I’m so happy to share that my article “Calcutta 1908: Apocalypse Now” has been published in the latest issue of the peer-reviewed scholarly journal Democratic Communiqué as the featured critical commentary.
Can theatre and film help spark an armed revolt? I believe they can, and that they did, specifically Indian theatre artists and India’s first silent filmmakers, in the capital of British India in 1908, in response to the Partition of Bengal and the systemic sentencing of children to public floggings.
My article is, in my view, a timely exposé of crimes and human rights abuses committed by the British Empire that have largely gone unreported in the West, but which are increasingly coming to light in the news and in pop culture of late. I’m not condoning or condemning revolutionary violence. We all have our positions on that, usually on a case-by-case basis, and that’s okay. I’m eager to shine a light on this history.
I’m really excited to share this slice of my research as a Fulbright-Nehru Scholar in India. It is, I daresay, in-depth, yet it is only one part of a much larger story I’ve written.
Democratic Communiqué focuses on “cultural artifacts, media and imperialism, media’s relatedness to social movements, and the power of media to convey varying versions of the same event simultaneously.” It’s housed on the ScholarWorks server at Umass Amherst.
You can find it at the link below. I hope you’ll check it out.
I’m grateful to have been offered an opportunity to write about the international Indian hit film RRR for Contingent Magazine, whose mission statement is “history is for everyone.” They purposely waited until 15th August (India time), India’s Independence Day, to publish the article as their lead story today. What does RRR have to do with my Kolkata theatre research as a Fulbright-Nehru Scholar? You’ll see. And be sure to read those footnotes.
The article begins below:
Sure, George Washington was a good war strategist, but could he pick up a motorcycle by one wheel and swing it around in battle? Or how about if Martin Luther King Jr. had busted Malcolm X out of prison by carrying him on his shoulders and dodging gunfire while hopping across rooftops, and together they took out J. Edgar Hoover? These events could not, and never did happen, but would be pretty cool to see in a big-budget historical fantasy action flick.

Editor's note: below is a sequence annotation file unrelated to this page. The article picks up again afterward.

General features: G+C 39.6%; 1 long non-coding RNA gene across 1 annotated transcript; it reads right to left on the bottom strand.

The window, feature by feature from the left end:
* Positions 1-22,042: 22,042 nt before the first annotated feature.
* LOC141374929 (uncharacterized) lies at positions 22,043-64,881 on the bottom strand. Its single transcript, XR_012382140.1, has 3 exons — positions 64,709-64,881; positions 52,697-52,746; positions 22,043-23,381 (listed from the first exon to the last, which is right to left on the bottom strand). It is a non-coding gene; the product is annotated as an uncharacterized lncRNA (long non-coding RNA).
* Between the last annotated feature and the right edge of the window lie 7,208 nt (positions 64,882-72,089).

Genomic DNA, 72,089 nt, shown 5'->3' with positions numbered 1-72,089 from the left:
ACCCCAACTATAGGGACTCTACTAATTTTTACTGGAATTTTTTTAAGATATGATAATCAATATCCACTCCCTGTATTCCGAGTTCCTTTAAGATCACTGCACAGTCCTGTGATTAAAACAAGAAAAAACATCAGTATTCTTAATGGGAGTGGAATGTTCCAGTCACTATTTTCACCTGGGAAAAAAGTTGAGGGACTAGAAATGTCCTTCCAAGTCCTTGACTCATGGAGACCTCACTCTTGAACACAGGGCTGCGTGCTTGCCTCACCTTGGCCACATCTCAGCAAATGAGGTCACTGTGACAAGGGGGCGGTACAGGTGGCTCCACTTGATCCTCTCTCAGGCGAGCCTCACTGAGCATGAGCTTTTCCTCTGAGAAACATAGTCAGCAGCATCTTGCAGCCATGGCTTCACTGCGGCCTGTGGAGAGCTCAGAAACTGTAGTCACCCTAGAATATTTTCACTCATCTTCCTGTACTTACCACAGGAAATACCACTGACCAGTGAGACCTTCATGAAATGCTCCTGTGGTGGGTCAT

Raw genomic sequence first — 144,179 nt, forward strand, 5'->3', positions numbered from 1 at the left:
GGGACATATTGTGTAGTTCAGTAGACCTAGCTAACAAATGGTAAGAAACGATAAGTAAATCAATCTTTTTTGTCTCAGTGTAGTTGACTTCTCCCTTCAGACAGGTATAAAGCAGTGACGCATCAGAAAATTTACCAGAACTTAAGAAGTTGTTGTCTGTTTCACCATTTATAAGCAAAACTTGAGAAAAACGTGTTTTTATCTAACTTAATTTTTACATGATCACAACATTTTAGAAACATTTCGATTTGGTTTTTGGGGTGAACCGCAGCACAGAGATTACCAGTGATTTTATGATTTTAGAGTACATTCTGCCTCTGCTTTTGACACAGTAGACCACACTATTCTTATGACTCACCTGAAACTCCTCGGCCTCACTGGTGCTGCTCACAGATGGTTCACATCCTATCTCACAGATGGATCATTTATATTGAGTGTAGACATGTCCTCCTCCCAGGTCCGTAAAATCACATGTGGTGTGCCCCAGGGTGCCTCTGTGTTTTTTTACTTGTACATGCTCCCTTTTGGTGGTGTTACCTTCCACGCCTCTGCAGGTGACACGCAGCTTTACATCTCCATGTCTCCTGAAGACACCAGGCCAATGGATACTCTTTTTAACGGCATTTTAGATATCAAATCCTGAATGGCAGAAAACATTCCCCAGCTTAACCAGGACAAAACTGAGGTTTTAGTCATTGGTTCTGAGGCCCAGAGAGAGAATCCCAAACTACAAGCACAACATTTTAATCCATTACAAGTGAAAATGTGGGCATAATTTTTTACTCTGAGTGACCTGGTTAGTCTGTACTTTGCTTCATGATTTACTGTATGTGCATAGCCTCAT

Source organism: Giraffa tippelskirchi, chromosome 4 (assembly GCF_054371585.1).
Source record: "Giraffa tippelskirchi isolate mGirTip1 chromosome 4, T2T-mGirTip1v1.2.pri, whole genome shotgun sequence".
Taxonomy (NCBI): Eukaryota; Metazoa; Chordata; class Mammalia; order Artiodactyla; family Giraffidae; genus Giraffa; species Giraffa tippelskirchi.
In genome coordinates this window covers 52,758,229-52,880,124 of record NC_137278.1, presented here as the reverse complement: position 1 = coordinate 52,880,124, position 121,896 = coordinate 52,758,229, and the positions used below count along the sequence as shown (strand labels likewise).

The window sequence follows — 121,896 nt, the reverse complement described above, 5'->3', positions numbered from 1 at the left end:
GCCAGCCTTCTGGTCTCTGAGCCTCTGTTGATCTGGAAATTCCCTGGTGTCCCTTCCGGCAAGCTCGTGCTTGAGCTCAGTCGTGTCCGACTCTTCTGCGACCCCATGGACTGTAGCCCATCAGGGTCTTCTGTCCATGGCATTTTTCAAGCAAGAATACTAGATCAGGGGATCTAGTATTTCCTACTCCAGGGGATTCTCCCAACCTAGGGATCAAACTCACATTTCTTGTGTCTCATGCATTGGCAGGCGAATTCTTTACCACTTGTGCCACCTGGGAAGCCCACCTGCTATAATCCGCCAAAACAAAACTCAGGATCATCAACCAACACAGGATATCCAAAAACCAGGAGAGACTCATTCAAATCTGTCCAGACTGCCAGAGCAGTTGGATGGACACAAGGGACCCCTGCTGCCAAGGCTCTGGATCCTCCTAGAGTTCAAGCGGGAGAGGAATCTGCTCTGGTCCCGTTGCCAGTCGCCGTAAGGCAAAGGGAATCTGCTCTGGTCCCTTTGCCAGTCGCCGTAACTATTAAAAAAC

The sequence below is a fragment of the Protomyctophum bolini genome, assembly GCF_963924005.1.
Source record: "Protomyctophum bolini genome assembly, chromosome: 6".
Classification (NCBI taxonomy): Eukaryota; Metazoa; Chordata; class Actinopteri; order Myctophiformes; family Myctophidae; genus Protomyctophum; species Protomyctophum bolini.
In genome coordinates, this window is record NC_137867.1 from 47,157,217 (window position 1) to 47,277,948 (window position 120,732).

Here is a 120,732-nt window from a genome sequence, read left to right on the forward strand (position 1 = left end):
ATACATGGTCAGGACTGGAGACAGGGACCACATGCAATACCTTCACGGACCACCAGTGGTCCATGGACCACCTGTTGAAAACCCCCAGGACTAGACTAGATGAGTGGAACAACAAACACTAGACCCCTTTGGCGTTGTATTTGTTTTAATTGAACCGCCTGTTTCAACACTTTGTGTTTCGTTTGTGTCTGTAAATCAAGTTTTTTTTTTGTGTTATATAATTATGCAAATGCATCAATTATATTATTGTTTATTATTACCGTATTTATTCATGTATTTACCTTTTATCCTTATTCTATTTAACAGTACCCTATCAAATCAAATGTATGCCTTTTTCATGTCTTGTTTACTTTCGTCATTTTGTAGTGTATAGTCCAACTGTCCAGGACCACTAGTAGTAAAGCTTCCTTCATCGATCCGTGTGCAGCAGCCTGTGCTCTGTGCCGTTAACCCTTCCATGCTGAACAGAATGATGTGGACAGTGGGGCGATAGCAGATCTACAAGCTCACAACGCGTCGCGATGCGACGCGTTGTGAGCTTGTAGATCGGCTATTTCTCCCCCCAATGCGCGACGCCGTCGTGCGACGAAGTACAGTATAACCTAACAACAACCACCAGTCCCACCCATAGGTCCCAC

This family docudrama TV series from China warmed my heart
Meet Mr.Bai, the headmaster of a one-room school in an impoverished, experimental farming community in China’s vast Gobi Desert. His school needs many material improvements but he’s a devoted teacher, so he makes do with what little they’ve got. One thing he’d love to see is a new playground. He keeps applying for funds from the local district government, but his requests go ignored.
Impassioned and frustrated, he finally takes the drastic step of going over the local politicians’ heads and complaining in person to the regional government. Before he knows it, he’s thrown into the shark tank of local politics. How much is he willing to compromise his ideals just to get a playground?
Yikes. All of this drama for a village playground could be the comedic makings of a wry satire a la Volodymyr Zelenskyy’s Servant of the People, but this story is set a lot further east, and treats its subject matter with a dignity and respect I found refreshing in our age of cynicism.
Mr. Bai’s passion for a playground is but one subplot among many in the 2021 Chinese TV series Minning (a close pronunciation in English would be Ming-Ning) Town, produced by Daylight Entertainment (Nirvana in Fire, Ode to Joy, Like a Flowing River, The Story of Ming Lan). The trials of the beleaguered Mr. Bai